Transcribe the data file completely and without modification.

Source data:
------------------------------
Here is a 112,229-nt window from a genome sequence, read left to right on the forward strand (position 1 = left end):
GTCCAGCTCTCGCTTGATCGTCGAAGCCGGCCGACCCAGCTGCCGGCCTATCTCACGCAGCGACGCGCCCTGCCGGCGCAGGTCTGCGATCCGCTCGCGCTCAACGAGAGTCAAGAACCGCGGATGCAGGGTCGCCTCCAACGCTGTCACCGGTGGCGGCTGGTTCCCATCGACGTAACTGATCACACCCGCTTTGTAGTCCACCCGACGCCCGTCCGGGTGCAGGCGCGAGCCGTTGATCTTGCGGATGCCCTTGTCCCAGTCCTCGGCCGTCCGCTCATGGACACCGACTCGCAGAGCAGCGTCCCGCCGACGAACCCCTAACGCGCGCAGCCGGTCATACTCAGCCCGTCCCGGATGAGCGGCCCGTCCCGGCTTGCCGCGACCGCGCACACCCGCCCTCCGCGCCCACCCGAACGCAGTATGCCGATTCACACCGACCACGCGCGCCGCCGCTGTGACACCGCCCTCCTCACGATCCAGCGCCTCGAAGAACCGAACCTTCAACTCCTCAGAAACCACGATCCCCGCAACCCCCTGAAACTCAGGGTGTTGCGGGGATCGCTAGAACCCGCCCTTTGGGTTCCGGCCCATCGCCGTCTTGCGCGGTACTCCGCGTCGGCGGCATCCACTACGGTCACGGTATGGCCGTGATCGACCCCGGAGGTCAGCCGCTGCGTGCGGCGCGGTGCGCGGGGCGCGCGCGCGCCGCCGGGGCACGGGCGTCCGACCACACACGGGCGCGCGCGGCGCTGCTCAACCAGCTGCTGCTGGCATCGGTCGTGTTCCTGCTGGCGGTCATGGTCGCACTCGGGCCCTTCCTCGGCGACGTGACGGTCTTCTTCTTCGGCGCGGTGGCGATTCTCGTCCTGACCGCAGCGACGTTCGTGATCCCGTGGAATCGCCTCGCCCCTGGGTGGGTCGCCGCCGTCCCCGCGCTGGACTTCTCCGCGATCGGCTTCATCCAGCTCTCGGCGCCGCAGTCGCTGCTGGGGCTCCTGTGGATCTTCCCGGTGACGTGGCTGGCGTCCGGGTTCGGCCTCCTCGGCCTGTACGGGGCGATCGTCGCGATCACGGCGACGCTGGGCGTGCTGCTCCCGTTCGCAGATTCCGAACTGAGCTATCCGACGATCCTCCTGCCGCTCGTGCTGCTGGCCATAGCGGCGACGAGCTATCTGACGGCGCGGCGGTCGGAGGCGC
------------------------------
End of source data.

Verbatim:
Here is a 112,229-nt window from a genome sequence, read left to right on the forward strand (position 1 = left end):
GTCCAGCTCTCGCTTGATCGTCGAAGCCGGCCGACCCAGCTGCCGGCCTATCTCACGCAGCGACGCGCCCTGCCGGCGCAGGTCTGCGATCCGCTCGCGCTCAACGAGAGTCAAGAACCGCGGATGCAGGGTCGCCTCCAACGCTGTCACCGGTGGCGGCTGGTTCCCATCGACGTAACTGATCACACCCGCTTTGTAGTCCACCCGACGCCCGTCCGGGTGCAGGCGCGAGCCGTTGATCTTGCGGATGCCCTTGTCCCAGTCCTCGGCCGTCCGCTCATGGACACCGACTCGCAGAGCAGCGTCCCGCCGACGAACCCCTAACGCGCGCAGCCGGTCATACTCAGCCCGTCCCGGATGAGCGGCCCGTCCCGGCTTGCCGCGACCGCGCACACCCGCCCTCCGCGCCCACCCGAACGCAGTATGCCGATTCACACCGACCACGCGCGCCGCCGCTGTGACACCGCCCTCCTCACGATCCAGCGCCTCGAAGAACCGAACCTTCAACTCCTCAGAAACCACGATCCCCGCAACCCCCTGAAACTCAGGGTGTTGCGGGGATCGCTAGAACCCGCCCTTTGGGTTCCGGCCCATCGCCGTCTTGCGCGGTACTCCGCGTCGGCGGCATCCACTACGGTCACGGTATGGCCGTGATCGACCCCGGAGGTCAGCCGCTGCGTGCGGCGCGGTGCGCGGGGCGCGCGCGCGCCGCCGGGGCACGGGCGTCCGACCACACACGGGCGCGCGCGGCGCTGCTCAACCAGCTGCTGCTGGCATCGGTCGTGTTCCTGCTGGCGGTCATGGTCGCACTCGGGCCCTTCCTCGGCGACGTGACGGTCTTCTTCTTCGGCGCGGTGGCGATTCTCGTCCTGACCGCAGCGACGTTCGTGATCCCGTGGAATCGCCTCGCCCCTGGGTGGGTCGCCGCCGTCCCCGCGCTGGACTTCTCCGCGATCGGCTTCATCCAGCTCTCGGCGCCGCAGTCGCTGCTGGGGCTCCTGTGGATCTTCCCGGTGACGTGGCTGGCGTCCGGGTTCGGCCTCCTCGGCCTGTACGGGGCGATCGTCGCGATCACGGCGACGCTGGGCGTGCTGCTCCCGTTCGCAGATTCCGAACTGAGCTATCCGACGATCCTCCTGCCGCTCGTGCTGCTGGCCATAGCGGCGACGAGCTATCTGACGGCGCGGCGGTCGGAGGCGC